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Kant's argument for the necessary unity of space


To: David F.
From: Geoffrey Klempner
Subject: Kant's argument for the necessary unity of space
Date: 20 March 2006 10:58

Dear David,

Thank you for your email of 10 March, with your further thoughts on units 10 and 11 of Possible World Machine and fourth essay in response to the question, ''The real existence of a physical object, as opposed to existence as a hallucination or in a dream, involves being in a spatial relation to HERE.' Comment on this argument, derived from Kant, for the claim that there cannot be more than one space.'

The first point to make is that the background to Kant's argument is the 'Refutation of Idealism' (Critique of Pure Reason, 2nd edition) which takes as the premiss, 'I have experience' and argues for the conclusion that this MUST be 'experience of an external world'.

Kant describes this as a response to Cartesian scepticism. The difficulty is that the conclusion, 'empirical realism', would not satisfy Descartes. Empirical realism, in Kant's view, is consistent with transcendental idealism, the view that space and time are merely 'forms of experience' and that 'things in themselves' (or 'noumena') are neither spatial nor temporal. Descartes is a transcendental realist, in Kantian terms. Mind and matter are, for Descartes, the ultimate 'things in themselves'.

So we have to rephrase Kant's conclusion: experience is necessarily AS OF an external world. Any possible experience, is experience as of ONE space, the space which I 'construct' on the basis of my experiences.

It seems plausible to say, as you do, that we have (in a sense) to regard each subject as constructing his own 'space' which I can never enter into. But Kant never says this. Other persons are necessarily located in my space, the only 'space' that I can intelligibly imagine or conceive. What exists beyond 'my space' is just the reality of non-spatial, non-temporal things in themselves.

But let's leave noumena behind, because arguably they do not make any difference one way or another. If I want to think about objects in space, then there is only one way to do it, according to Kant, and that is by constructing a theory on the basis of my experience. The truth or falsity of any statement about the world of my experience involves placing objects in a single space, because this is the only intelligible way to make sense of causal relations between the objects of my possible perception.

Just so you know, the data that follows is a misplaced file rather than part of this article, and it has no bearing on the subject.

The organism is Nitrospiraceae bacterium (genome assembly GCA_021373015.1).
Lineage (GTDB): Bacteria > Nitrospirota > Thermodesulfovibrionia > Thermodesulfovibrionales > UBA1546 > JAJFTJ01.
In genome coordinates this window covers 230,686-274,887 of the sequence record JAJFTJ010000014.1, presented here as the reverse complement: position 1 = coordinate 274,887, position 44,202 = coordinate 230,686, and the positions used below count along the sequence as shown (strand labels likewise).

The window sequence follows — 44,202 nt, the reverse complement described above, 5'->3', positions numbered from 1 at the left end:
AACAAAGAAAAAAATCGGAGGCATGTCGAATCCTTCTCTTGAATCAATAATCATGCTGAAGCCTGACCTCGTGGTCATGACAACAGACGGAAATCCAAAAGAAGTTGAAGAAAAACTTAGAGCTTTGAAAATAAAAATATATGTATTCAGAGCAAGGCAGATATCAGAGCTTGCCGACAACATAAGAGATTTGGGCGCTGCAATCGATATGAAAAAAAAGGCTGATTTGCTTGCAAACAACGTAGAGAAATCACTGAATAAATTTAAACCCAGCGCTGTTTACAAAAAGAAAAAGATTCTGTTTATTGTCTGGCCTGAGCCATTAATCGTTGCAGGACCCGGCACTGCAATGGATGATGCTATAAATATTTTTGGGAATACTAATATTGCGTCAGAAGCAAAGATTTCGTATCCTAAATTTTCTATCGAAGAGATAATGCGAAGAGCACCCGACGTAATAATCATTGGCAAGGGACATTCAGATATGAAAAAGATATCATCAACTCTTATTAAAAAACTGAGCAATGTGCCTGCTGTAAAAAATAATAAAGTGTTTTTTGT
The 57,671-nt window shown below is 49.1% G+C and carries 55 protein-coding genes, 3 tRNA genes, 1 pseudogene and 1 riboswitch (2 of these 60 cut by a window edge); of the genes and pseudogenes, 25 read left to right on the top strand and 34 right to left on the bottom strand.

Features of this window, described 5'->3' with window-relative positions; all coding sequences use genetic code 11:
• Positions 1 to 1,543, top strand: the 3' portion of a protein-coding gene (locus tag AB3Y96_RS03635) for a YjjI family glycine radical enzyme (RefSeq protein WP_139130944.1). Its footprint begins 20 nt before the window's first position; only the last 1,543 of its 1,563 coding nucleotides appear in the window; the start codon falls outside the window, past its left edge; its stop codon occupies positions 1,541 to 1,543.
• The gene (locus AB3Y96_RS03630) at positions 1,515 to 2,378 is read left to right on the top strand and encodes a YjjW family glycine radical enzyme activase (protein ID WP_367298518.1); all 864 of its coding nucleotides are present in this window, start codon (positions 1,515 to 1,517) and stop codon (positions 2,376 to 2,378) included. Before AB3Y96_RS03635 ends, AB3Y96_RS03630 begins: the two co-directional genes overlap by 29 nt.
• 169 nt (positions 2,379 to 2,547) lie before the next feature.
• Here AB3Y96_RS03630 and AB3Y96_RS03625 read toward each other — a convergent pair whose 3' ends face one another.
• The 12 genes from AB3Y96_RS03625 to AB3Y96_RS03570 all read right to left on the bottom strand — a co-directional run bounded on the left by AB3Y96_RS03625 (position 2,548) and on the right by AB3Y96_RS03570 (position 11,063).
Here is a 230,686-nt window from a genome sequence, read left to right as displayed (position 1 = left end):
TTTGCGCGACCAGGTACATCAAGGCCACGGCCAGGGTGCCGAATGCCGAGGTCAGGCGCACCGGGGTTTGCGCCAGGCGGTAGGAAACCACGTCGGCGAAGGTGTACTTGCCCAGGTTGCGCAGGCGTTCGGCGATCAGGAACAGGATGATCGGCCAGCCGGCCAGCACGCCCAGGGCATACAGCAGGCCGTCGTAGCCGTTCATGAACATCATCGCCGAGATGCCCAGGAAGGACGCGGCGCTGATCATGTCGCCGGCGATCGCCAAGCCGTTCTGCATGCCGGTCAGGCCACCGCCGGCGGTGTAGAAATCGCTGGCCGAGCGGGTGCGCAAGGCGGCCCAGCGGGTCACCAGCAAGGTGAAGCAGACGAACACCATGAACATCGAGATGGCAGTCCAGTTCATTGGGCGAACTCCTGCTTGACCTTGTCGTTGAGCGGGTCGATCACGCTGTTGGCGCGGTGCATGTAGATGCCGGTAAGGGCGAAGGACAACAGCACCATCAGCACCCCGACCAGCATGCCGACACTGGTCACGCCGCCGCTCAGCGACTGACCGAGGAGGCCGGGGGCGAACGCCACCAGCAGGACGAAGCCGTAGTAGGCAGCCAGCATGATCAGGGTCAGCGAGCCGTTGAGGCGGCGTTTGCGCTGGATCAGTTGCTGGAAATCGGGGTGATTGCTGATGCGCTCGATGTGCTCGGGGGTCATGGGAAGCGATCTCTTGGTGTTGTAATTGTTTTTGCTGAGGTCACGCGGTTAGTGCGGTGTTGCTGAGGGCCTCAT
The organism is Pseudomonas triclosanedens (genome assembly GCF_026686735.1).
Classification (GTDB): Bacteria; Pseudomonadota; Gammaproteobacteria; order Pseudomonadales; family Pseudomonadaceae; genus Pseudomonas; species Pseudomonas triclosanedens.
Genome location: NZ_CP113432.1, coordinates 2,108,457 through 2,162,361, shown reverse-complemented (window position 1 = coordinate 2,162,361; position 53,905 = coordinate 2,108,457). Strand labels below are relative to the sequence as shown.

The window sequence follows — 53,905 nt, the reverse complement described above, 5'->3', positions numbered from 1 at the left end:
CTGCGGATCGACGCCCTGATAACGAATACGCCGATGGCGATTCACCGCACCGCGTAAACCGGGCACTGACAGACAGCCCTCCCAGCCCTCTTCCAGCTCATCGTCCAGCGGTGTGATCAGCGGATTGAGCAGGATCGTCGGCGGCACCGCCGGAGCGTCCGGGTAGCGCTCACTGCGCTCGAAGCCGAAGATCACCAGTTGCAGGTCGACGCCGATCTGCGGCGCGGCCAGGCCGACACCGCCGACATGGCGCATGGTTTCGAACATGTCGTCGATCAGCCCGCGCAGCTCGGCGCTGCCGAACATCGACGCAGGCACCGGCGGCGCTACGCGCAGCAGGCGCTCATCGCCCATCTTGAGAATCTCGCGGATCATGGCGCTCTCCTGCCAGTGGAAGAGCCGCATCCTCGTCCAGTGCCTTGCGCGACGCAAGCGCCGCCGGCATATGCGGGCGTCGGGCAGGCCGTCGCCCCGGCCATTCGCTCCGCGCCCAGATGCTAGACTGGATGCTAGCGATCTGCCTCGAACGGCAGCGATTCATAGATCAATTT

Your argument, 'I don't care about truth or falsity, so long as I can speculate about the bare existence of other spaces' would not impress Kant. What is it to speculate about something? Let's say I speculate that every morning when he is alone in the bathroom, George Bush practices his 'quick draw' gun fighting skills in front of the mirror. It is pleasing to imagine this, no doubt. But I am not merely imagining this (the way I might imagine, e.g. being President of the United States or being a champion gunslinger). My pleasure comes from the thought that, 'It might actually be true.' My speculation, untestable though it may be, is aimed at reality. It might, for all I or anyone else - even Bush's wife - could ever know, be the case that this IS what GWB does.

If Kant were merely arguing that it is impossible to verify the existence of another space, then the realist response would be to say that there can be truths which are not verifiable. But that is not the argument. The argument is that the very notion of another space is unintelligible, given the role which Kant assigns to spatial concepts in making sense of experience. A second space has no possible role to play, it is just 'a wheel which turns, although nothing turns with it' (Wittgenstein).

So far so good. This was the generally accepted view until an article appeared by Anthony Quinton, 'Spaces and Times', (Philosophy, 37, 1962, pp.130-147) which gave a plausible scenario in which a single subject inhabits two spaces. Every time I go to sleep, I 'dream' of an alternative existence as a poor but happy fisherman in a village in the mountains. When I go to sleep in my fisherman's world I wake up in this world. My fishing dreams become increasingly coherent, until I find that the two dreams are equally coherent. Applying Kant's own principles, neither experience can be dismissed as a mere 'dream', so both must be regarded as 'experiences of a world in space'. But no mention of how the two spaces are connected.

The second dialogue contains the vestiges of a memorable argument I had with my then supervisor P.F. Strawson. Strawson was favourable to the idea that there could be 'causal relations' between objects in different spaces. That was how he defended Quinton. I replied with the argument which I attribute to Kant in the dialogue.

The assumption behind Quinton's article is that the Kantian argument is the best one available. If we reject the whole Kantian apparatus of 'constructing' a spatial world, does that provide a way to allow a plurality of spaces? In writing the Space Hopper story, my thought was that it does. The very notion of physical space depends on whatever is regarded at the current time as the 'best explanation' for observed phenomena. Hence the claim that space, according to physics has a particular size and shape. There is no reason, in principle, why the best available physical theory should not posit two or more spaces, if the result is simpler, more elegant than any of the available alternatives.

All the best,